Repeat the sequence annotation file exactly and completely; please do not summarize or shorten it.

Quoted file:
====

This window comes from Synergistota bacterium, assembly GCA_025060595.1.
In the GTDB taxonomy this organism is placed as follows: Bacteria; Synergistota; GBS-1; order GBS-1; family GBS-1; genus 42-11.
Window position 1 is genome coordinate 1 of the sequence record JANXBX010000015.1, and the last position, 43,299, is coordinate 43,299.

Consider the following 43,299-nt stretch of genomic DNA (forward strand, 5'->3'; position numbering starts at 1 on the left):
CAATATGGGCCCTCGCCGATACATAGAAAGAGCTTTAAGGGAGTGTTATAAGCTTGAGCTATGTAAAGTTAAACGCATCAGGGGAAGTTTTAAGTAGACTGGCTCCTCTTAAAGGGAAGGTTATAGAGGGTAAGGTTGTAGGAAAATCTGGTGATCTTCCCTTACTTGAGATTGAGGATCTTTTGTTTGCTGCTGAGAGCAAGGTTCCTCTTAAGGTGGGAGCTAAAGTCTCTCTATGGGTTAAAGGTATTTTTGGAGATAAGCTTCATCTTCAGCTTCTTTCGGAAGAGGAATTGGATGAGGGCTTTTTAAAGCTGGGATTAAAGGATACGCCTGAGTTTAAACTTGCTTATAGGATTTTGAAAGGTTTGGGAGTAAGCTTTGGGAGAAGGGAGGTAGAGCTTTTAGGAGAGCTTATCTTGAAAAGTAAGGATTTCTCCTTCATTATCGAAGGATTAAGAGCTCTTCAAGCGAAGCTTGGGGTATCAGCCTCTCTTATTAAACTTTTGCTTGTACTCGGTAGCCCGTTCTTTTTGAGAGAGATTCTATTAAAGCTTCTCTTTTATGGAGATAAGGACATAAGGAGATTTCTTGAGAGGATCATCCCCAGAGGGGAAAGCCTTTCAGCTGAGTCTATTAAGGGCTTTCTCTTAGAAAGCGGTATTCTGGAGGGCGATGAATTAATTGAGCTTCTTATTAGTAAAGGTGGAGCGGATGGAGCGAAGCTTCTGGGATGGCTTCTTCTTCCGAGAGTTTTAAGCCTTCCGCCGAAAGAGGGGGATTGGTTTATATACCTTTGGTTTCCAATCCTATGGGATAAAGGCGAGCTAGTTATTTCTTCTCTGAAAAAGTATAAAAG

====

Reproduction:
This window comes from Synergistota bacterium, assembly GCA_025060595.1.
In the GTDB taxonomy this organism is placed as follows: Bacteria; Synergistota; GBS-1; order GBS-1; family GBS-1; genus 42-11.
Window position 1 is genome coordinate 1 of the sequence record JANXBX010000015.1, and the last position, 43,299, is coordinate 43,299.

Consider the following 43,299-nt stretch of genomic DNA (forward strand, 5'->3'; position numbering starts at 1 on the left):
CAATATGGGCCCTCGCCGATACATAGAAAGAGCTTTAAGGGAGTGTTATAAGCTTGAGCTATGTAAAGTTAAACGCATCAGGGGAAGTTTTAAGTAGACTGGCTCCTCTTAAAGGGAAGGTTATAGAGGGTAAGGTTGTAGGAAAATCTGGTGATCTTCCCTTACTTGAGATTGAGGATCTTTTGTTTGCTGCTGAGAGCAAGGTTCCTCTTAAGGTGGGAGCTAAAGTCTCTCTATGGGTTAAAGGTATTTTTGGAGATAAGCTTCATCTTCAGCTTCTTTCGGAAGAGGAATTGGATGAGGGCTTTTTAAAGCTGGGATTAAAGGATACGCCTGAGTTTAAACTTGCTTATAGGATTTTGAAAGGTTTGGGAGTAAGCTTTGGGAGAAGGGAGGTAGAGCTTTTAGGAGAGCTTATCTTGAAAAGTAAGGATTTCTCCTTCATTATCGAAGGATTAAGAGCTCTTCAAGCGAAGCTTGGGGTATCAGCCTCTCTTATTAAACTTTTGCTTGTACTCGGTAGCCCGTTCTTTTTGAGAGAGATTCTATTAAAGCTTCTCTTTTATGGAGATAAGGACATAAGGAGATTTCTTGAGAGGATCATCCCCAGAGGGGAAAGCCTTTCAGCTGAGTCTATTAAGGGCTTTCTCTTAGAAAGCGGTATTCTGGAGGGCGATGAATTAATTGAGCTTCTTATTAGTAAAGGTGGAGCGGATGGAGCGAAGCTTCTGGGATGGCTTCTTCTTCCGAGAGTTTTAAGCCTTCCGCCGAAAGAGGGGGATTGGTTTATATACCTTTGGTTTCCAATCCTATGGGATAAAGGCGAGCTAGTTATTTCTTCTCTGAAAAAGTATAAAAG